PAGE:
by W456
Member Since: July 24, 2005 Posts: 407 Comments: 19076
163. atmoaggie
9:45 PM GMT on February 19, 2008
Greetings earthling 456.
Member Since: August 16, 2007 Posts: 6 Comments: 12463
162. atmoaggie
9:34 PM GMT on February 19, 2008
121. atmoaggie 12:37 AM GMT on February 19, 2008
Just wanted to share an experience many of you would probably appreciate:

Last night at almost midnight EST, I was flying from Miami to New Orleans. The route took us right past the southern end of our latest neighborhood cold front and I happened to have a window seat on the right side of the plane, a 737.

We were cruising at 35000 feet, well above some low clouds. About 10 miles outside my window were the cumulus towers along the frontal boundary all of which was well illuminated by moonlight from above. The towers were very well defined with sheer cliff-like sides, at least on the south side. This went on for about an hour of the flight over the Gulf. An absolutely awesome view. The cloud tops were well above our flight level and overshooting tops evident. We all know they are there. We have seen pictures, the effects, and in some cases studied the thoery behind it all in college. But to cleary see the towers at eye level and follow the edge of the front for an hour...awesome. I have to guess that only pilots are afforded such a neat , in person, view on a regular basis.

To cap that off was the cloud-to-cloud lightning every 5 seconds or so which was also clearly visible. What a spectacle! I wish I had my camera and AA had killed the D@MN#D cabin lights!

To be honest, that hour was far more entertaining than anything else I saw in Miami including my 30 minute, one-on-one discussion with Bill Read (more on that later)!


Baha, the Bill Read discussion, oddly enough, was very little about tropical at all. Most of it was about gridded products NHC/NWS could make available to the marine weather community...data like currents, SST, wind analyses, wave analyses, etc.
We did talk a little about a few of the HRD researchers we both know, like Landsea, Powell and we also talked about the eventual replacement of QuikScat with HIRAD, or something like it.

HIRAD is the proposed space-based SFMR with a wide enough field of view to capture an entire storm's wind field.
Member Since: August 16, 2007 Posts: 6 Comments: 12463
161. Cavin Rawlins
9:26 PM GMT on February 19, 2008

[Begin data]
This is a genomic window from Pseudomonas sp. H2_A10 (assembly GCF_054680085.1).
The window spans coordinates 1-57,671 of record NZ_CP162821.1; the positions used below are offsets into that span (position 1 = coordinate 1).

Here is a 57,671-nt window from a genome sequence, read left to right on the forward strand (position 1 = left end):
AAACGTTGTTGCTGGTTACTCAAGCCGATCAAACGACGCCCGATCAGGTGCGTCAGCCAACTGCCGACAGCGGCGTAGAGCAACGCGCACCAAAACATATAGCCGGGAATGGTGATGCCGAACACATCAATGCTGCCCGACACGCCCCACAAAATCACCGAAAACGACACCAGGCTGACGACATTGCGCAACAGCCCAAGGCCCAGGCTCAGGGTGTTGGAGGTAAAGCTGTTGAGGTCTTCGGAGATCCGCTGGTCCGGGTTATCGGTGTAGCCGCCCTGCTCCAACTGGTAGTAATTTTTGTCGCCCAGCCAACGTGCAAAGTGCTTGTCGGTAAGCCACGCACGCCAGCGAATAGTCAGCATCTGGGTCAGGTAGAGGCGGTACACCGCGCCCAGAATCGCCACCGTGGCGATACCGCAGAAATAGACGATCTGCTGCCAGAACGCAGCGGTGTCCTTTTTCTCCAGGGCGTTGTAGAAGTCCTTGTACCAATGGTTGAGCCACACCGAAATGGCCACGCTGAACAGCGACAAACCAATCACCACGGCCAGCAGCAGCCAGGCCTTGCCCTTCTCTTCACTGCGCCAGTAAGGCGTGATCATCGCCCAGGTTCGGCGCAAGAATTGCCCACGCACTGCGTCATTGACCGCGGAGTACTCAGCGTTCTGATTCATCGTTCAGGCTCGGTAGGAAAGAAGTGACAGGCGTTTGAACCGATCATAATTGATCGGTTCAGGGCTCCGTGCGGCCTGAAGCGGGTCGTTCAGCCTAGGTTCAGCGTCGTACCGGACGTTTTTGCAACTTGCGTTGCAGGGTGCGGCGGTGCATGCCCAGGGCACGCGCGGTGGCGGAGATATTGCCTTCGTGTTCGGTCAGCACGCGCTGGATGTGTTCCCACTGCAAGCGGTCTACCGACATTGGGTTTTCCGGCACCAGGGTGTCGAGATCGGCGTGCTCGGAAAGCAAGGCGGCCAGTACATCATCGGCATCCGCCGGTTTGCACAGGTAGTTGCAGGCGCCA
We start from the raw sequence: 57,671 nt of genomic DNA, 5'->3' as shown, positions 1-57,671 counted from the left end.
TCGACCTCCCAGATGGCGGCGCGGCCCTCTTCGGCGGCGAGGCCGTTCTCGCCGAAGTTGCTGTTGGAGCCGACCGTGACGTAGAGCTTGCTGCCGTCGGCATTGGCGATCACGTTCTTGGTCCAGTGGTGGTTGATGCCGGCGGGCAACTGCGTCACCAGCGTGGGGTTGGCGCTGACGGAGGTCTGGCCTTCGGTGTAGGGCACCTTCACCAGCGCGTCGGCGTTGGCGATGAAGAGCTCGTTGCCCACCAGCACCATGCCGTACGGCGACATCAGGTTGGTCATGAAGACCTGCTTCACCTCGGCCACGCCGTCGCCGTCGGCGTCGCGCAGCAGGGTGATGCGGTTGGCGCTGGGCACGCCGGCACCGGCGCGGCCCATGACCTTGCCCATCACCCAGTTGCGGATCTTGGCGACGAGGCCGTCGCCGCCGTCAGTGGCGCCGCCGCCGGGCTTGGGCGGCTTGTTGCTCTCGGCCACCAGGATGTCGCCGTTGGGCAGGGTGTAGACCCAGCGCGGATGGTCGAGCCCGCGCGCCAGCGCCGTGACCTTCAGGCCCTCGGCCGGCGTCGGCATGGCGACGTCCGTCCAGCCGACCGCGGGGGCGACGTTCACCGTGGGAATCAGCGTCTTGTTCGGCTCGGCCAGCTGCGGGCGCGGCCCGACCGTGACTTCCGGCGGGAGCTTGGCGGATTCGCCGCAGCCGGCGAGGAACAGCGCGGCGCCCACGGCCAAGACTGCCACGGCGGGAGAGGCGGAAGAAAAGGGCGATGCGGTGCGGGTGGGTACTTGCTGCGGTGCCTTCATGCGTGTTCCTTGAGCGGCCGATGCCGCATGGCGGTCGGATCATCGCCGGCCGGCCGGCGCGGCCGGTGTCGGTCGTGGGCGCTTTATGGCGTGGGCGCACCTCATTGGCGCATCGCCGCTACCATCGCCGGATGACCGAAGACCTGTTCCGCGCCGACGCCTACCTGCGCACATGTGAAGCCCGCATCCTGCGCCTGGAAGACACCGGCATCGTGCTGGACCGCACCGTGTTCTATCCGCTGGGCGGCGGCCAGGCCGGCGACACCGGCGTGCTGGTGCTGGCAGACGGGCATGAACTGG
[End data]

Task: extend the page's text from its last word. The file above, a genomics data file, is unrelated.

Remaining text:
booya afternoon to all
Member Since: July 24, 2005 Posts: 407 Comments: 19076
159. franck
7:02 PM GMT on February 19, 2008
To Build a Fire illustrates the basic attitude of man to his environment. That's why everything is getting so messed up.
Member Since: August 30, 2005 Posts: 0 Comments: 1150
158. Patrap
6:55 PM GMT on February 19, 2008
NOAA Weather Alert Radio info: Link
Member Since: July 3, 2005 Posts: 428 Comments: 129795
154. Patrap
3:18 PM GMT on February 19, 2008
El Nino with earlier clashes of GOM Moisture and Cold pushes south, equals more Severe Outbreaks.

Encourage friends and relatives to invest in a Quality NOAA Ready Alert Radio.

Have a good day weathermanwannabe.
Member Since: July 3, 2005 Posts: 428 Comments: 129795
153. weathermanwannabe
3:08 PM GMT on February 19, 2008
Well; I'll get back to work this morning but have a great day (especially Storm and Patrap).....I'm sure we will be back on here in force over the next few weeks as some typical severe weather develops going into March....(To my eyes, that damn El Nina seems to be "enhancing" chances for severe weather outbreaks accross the SE.................)...Take Care All
Member Since: August 8, 2006 Posts: 0 Comments: 9402
152. Patrap
2:56 PM GMT on February 19, 2008

405
fxus64 klix 190929
afdlix


Area forecast discussion
National Weather Service New Orleans la
329 am CST Tuesday Feb 19 2008


Short term...
Arctic cold front moving southward through central Arkansas this
morning. Return flow and moisture will begin today over the deep south.
The first signs of this will be the large area of low level clouds
over NE Mexico and adjacent Gulf waters moving north then NE toward
our area. This will also be the moisture that funnels along the
cold frontal axis while short wave ripples move along the slowly
advancing cold front providing extra lift to the moisture. This coupled
with the upper trough jet will begin to promote rainfall which
will invade the area from the SW by Wednesday. The cold front finally
sneaks its way to near the mcb area by Friday before stalling. A surface
low then forms along the front in south Texas and quickly moves NE
bringing the rain to an end during the day Sat. Location of the
boundary and distance away will determine our rain chances and
severe probabilities. Local model(ros) solutions are still
showing severe weather is a good probability and so no changes to
ongoing package have been made as things still look very good the
way they are displayed. Will mention severe weather possible in severe weather potential statement.
Member Since: July 3, 2005 Posts: 428 Comments: 129795
151. weathermanwannabe
2:54 PM GMT on February 19, 2008
Good Morning Storm.........Another potential round of severe weather for the SE going into next week?
Member Since: August 8, 2006 Posts: 0 Comments: 9402
149. weathermanwannabe
2:46 PM GMT on February 19, 2008
Hey All..........Too early to tell (as discussed by Tallahassee NWS below this morning) but the warmer the SE gets over the next several days, the better the chances of another round of potentially severe weather going into the weekend/next week.....

.LONG TERM (THURSDAY NIGHT THROUGH UESDAY)...AFTER THE PROTECTING SFC RIDGE FINALLY WEAKENS AND MOVES EAST OF THE AREA...UNSETTLED CONDITIONS ARE EXPECTED TO RETURN FOR THE END OF THE WEEK AND FIRST